Lorraine Rice | Flash Fiction
That’s me clinging to the Sunbird flying up 95 to see you after too many days and pangs and mother-hungry nights. BeBe, Dad, and Junior—all of us in the Pontiac on our way to Fort Dix for your graduation from Basic Training. Like there was anything basic about my mother learning to salute and shoot. In 1984, I was nine and terrified of too many things, but especially World War III. Every night, another nuclear blast of dreams to knock out the entire planet—except for me. I was always the sole survivor, wandering the streets past piles of dust that used to be people; some I hated, some I loved.
But it was a celebration, and we were a blur on our way north to watch you become a Black Woman Soldier in the US Army. BeBe and me in the backseat beaming, looking sweet, not the least bit motherless, in our ruffled white shirts, ribboned plaits, pleated skirts: lavender, blue. Hair fixed extra nice, thanks to Miss Debra next-door, who snatched and raked and never took her time—for no added fee. Good thing, because the grocery paid pennies, which was why you joined the army in the first place, even after Dad’s rants, No wife of Mine and What kinda mother leaves her kids behind?
That’s us, minus you, trapped in the loaded Sunbird for the endless drive. The car that caused the clash of the titans when Dad brought it home, and you said, Take it back. The week before you left was all storms, quakes, and chasms of silence until Dad swore he’d take care of it—which he did. He kept it washed, looking fresh, and freaked whenever we used it for base in tag. The day he found the hood ornament broken—amber wing snapped and stolen—I thought he might cry. Of course, he raged. You should have been there. Fast forward to grease-stained paper bags at our feet, drool and sticky fingerprints all over the seat, forehead smudges on the windows. The ride was long, hot, and reeked of cigarettes, ketchup, and fake cherry car freshener.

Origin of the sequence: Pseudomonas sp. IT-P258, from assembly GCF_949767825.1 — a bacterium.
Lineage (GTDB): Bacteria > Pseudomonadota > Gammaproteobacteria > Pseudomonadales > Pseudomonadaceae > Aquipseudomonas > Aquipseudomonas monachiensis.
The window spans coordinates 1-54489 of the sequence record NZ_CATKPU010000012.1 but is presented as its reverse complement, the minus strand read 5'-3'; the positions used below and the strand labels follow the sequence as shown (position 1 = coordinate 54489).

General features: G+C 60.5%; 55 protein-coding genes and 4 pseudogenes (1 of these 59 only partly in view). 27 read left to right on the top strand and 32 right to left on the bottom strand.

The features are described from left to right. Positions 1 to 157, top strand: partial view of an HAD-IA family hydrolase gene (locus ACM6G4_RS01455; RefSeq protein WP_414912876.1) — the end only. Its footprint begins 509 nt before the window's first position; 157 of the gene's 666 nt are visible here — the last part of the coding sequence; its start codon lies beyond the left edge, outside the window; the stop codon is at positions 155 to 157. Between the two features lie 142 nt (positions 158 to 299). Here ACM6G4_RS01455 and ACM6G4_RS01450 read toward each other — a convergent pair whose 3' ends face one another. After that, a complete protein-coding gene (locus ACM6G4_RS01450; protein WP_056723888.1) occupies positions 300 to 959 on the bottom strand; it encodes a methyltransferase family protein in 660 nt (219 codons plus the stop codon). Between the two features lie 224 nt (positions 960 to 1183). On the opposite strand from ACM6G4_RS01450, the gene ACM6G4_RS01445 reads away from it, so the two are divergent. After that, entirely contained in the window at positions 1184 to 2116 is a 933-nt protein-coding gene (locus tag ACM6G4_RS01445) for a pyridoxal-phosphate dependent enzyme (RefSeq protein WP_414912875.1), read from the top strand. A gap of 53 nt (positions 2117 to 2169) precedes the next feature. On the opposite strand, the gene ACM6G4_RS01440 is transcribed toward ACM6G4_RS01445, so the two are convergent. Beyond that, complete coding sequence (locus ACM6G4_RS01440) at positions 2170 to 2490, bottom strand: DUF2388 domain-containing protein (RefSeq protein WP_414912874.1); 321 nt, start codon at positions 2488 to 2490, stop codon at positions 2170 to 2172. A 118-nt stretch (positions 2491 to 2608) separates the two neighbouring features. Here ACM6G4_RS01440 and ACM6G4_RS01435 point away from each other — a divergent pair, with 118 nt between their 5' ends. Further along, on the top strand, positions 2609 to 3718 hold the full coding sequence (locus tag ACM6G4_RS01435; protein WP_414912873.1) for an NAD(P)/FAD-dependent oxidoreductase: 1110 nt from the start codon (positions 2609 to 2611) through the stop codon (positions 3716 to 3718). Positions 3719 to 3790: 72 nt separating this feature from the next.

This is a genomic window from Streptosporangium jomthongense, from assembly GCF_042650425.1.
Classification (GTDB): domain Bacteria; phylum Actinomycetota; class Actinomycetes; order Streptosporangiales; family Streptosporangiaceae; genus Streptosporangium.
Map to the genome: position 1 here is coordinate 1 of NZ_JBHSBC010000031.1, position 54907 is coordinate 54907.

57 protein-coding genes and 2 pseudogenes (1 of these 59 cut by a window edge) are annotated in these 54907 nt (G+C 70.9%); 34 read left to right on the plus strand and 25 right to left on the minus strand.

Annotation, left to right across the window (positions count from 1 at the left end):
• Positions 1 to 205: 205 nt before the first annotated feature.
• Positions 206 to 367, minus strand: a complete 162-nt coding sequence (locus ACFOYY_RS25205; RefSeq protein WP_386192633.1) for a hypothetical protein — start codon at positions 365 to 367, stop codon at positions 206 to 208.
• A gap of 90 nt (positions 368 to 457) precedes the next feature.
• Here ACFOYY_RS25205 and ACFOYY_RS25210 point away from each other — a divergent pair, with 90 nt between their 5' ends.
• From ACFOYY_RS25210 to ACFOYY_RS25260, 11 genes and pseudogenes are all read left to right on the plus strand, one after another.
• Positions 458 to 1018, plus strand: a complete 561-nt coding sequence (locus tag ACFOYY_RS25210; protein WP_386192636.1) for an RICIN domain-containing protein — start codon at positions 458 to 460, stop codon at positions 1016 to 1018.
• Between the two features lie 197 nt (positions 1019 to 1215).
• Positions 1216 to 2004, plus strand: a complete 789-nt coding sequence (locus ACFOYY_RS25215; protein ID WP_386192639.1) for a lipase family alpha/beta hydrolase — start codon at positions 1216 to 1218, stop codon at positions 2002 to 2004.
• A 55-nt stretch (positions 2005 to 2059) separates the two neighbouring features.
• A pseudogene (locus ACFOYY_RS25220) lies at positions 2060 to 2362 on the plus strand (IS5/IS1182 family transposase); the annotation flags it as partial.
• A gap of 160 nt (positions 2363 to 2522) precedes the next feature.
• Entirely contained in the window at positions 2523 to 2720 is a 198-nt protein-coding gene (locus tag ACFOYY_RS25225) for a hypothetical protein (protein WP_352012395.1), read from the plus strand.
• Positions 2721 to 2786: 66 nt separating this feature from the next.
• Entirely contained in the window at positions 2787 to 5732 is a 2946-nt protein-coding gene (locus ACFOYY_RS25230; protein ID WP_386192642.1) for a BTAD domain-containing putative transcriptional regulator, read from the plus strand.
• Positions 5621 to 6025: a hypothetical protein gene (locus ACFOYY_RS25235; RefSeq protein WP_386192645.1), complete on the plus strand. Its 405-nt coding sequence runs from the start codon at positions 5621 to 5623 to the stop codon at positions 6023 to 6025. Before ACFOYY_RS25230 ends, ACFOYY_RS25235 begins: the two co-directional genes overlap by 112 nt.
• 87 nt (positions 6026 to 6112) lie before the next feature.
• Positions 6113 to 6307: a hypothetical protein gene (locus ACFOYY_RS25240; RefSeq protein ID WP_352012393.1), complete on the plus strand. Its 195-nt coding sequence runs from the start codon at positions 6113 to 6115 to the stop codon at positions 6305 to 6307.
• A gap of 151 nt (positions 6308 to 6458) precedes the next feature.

This is me, rolling down the window to stick out my head and howl, and love the way my ribbons dance in the wind. Dad growled, Stop being so wild, and I caved in. Bit my tongue, and silently yanked my invisible chains until the passing truckers sounded their horns. Each time I was amazed at the noise I could make, the power of my will. Junior turned to me from the passenger seat, all teenage moody, eye-rolling—mad at being dragged along when it wasn’t his mother we were going to see. I could have felt sorry for Junior, whose own mother sent him away to Dad, who made up for lost father-son time by hammering every lesson. But Junior was mean, and never spared a sorry for me.
This is sunbaked Saturday morning, Fort Dix, and we were almost late, had to hurry to our seats in the bleachers. An army of strangers crowded my view, and I could still pick you out of the muddy green—marching, but not cradling a gun, like you did each night in my dreams. Right before the world turned white. I shielded my eyes and squinted to see you, stone-faced and still on a dirt stage. It could have been a play, and you only pretending to be a soldier and not my good mother. I willed you to turn and look at me, but you stared straight ahead where I could not see because of all the bodies in the way. Sweat dripped and collected where my shirt tucked in; carnation air soured by the end. Then applause and the band kicking in—drums, horns, and hands so loud I couldn’t think what I’d say to you, face-to-face again.